In the past few years there has been an upsurge in the number of films and TV presentations and books on Ancient Rome – Ridley Scott’s monumentally successful film Gladiator was a bold move in the lowest-common-denominator Hollywood landscape of today – then the John Milius conceived Rome on HBO was an even bolder move. This epic, expensive mini-series explored ancient Roman and the Roman Empire in a way that we had not seen it portrayed before on screen. Filled with sex and violence of the most graphic nature, the series didn’t concentrate on that but on the personalities of those involved with the intrigues and the political moves of the times.
Which brings me to one of the coolest novelists out there right now – Stephen Dando-Collins. Dando-Collins is doing for ancient Rome and its characters in novels what Rome did for TV viewers – only Dando-Collins has taken in many steps further thanks to his tireless and extensive research and an ingenious writing style that takes the reader inside the day to day existences of everyone from Julius Caesar to the average Roman citizen. I had the wonderful opportunity of asking Mr. Dando-Collins about his work recently – about his fascination for the period and why he thinks others seem interested in what went on in ancient Rome as well.
Always a curious guy, Dando-Collins was born in Australia but his fascination with the Roman Empire didn’t begin until his move to England. “I moved to England at the age of 20,” said Dando-Collins. “It was with the intention of haunting museums and historic sites throughout Britain, which I did at every opportunity. But living in Essex, and regularly visiting Colchester and St. Albans, I was stunned to realize that relics from the Roman province of Britannia surrounded me. I was living in a pocket of the Roman Empire. I began to seek out Roman inscriptions, particularly on grave markers, always asking myself, ‘Where are you from? What sort of person were you? What did you do? And why?'”
But why write fiction? “The noted historian Sir Ronald Syme once said, ‘If history is to be written at all, it must be written with the violent and complex reality of serious fiction,’ I certainly agree with that and found it absolutely correct where it came to writing about the Roman Empire.”
Dando-Collins chose to focus his attentions on the deeds and doings of the legions of the Roman army – the thought was to write a series of books based on the famous Roman legions – but his publisher would not commit to anything beyond the first installment he proposed – the startlingly entertaining and well written Caesar’s Legion that detailed the might 10th Legion that served Julius Caesar – he had to write that book as a stand alone volume. Before waiting to see if that book would sell, Dando-Collins wrote a second book anyway – this one focusing on the 14th Germina Martia Victrix Legion – that book, more violent and dark, was called Nero’s Killing Machine. So when Caesar’s Legion came out and sold well all over the world, the publisher, Wiley, asked for a second – to which Stephen Dando-Collins answered, “Funny you should ask…” Nero’s Killing Machine sold well the world over which led to a third and a fourth volumes of the legion books. Next came a personal favorite of mine called Cleopatra’s Kidnappers that was about the 6th Legion followed by Mark Anthony’s Heroes about the 3rd Gallica Legion. His most recent book however, Blood of Caesars, does not focus on a legion but on an event – the murder of Germanicus, brother of Claudius and father of the lunatic Caligula.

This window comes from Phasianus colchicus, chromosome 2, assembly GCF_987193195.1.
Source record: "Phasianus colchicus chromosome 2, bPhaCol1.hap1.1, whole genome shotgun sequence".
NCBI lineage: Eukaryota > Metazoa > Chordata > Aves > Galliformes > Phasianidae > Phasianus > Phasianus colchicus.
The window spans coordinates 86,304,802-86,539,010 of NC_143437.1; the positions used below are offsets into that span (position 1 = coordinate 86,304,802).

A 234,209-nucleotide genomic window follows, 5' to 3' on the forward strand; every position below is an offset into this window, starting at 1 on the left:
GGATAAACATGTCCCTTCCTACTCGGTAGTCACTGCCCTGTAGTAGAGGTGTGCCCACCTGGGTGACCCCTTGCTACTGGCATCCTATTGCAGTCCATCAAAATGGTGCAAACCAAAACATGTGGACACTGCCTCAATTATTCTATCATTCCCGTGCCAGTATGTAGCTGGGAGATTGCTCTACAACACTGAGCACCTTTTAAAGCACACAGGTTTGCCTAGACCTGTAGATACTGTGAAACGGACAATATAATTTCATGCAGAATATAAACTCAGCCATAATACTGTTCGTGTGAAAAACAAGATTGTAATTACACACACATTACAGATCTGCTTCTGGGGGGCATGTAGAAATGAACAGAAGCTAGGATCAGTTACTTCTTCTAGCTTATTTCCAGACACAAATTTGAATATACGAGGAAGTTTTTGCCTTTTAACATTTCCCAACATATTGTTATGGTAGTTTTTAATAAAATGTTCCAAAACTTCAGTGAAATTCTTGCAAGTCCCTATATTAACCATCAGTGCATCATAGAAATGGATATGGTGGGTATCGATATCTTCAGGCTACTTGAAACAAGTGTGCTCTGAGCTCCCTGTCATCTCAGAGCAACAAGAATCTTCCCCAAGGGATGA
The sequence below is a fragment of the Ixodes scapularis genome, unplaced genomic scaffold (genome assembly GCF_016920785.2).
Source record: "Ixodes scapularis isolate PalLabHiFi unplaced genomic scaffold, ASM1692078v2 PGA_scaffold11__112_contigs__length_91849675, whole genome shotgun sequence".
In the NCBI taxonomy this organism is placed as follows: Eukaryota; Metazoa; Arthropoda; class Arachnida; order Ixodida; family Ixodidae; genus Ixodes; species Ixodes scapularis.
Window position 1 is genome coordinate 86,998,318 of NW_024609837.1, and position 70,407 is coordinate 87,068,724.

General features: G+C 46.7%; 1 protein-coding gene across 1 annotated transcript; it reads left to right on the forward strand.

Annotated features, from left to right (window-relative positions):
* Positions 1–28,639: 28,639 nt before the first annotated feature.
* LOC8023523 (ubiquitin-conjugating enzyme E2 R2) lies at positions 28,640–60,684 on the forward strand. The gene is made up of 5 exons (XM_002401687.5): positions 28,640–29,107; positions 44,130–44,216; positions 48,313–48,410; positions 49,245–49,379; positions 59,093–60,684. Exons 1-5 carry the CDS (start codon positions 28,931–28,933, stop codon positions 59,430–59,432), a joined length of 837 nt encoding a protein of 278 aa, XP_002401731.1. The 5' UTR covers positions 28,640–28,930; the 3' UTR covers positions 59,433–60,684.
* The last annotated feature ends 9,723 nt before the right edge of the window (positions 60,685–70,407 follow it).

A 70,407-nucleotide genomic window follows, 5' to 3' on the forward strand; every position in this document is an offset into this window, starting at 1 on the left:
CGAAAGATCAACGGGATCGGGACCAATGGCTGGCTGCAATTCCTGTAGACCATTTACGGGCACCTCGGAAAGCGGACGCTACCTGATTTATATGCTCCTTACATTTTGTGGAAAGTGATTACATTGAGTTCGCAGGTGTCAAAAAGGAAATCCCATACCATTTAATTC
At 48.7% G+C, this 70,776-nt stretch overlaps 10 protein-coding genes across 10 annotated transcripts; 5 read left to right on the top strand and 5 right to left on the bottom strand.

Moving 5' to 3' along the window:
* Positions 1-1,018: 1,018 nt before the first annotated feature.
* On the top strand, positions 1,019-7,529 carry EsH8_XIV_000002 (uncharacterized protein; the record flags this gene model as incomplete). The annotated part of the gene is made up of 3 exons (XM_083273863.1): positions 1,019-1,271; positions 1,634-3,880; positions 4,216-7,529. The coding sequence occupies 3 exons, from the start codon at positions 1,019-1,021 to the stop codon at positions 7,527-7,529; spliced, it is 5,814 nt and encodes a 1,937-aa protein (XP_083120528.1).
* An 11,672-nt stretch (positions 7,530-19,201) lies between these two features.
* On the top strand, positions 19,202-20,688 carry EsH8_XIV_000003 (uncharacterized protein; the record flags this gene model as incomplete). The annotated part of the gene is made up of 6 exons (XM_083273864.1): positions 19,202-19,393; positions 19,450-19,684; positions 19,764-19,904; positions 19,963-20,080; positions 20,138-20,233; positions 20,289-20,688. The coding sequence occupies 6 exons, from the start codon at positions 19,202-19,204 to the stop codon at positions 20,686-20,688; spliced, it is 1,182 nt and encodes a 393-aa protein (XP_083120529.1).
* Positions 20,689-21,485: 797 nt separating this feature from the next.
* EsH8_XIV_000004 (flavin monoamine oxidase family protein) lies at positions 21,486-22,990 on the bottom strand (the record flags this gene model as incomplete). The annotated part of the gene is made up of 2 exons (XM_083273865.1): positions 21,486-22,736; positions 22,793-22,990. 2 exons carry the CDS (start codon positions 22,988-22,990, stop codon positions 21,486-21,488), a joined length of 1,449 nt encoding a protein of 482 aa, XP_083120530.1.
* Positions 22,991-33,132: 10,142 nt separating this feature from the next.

And why do people seem awfully interested in this stuff right now? Could it be that there are a lot of parallels between where humanity is at now and what it looked like during the fall of the Roman Empire? “I think that 9/11 and other terrorist acts and the quagmire that is Iraq have given people a general feeling of powerlessness in Western society. Perhaps people feel that the ancients were more in control of their world than we are in control of ours.”
If you dug the series Rome, as I certainly did (although I liked the first season a lot more than the second) then you will love the novels of Stephen Dando-Collins. I would suggest you read them all, although they need not be read in any particular order. In my case I started with Caesar’s Legion then read Cleopatra’s Kidnappers before devouring Nero’s Killing Machine – I was all over Mark Anthony’s Heroes when it came out and now have just finished the complex and resoundingly memorable Blood of Caesars. When you read a book by Stephen Dando-Collins your are reading the work of a guy who just loves his subject and is just as passionate about doing the research as he is in actually writing the book. That shows through in virtually every line. His books are so vivid and so rich in detail that I find myself thinking about his characters when stuck on the subway or being caught briefly in the rain – I imagine the life of the Roman legionnaires that Stephen Dando-Collins so magnificently recreates in his books and marvel at just how tough those guys were, and how determined to succeed in their objectives they were.
But I will leave the last word on his work for Mr. Dando-Collins himself – “The legion books have allowed me to be a full-time author, and have allowed me to indulge my curiosity about other fascinating people, places and periods in history, and not just that but I get to travel the world researching them as well.”
Dando-Collins plans on expanding his scope to include Native American history and the history of the struggle between tycoon Cornelius Vanderbilt and adventurer William Walker for control of Central America. But until them – read his Roman legion books, they are the best there is in this particular genre.
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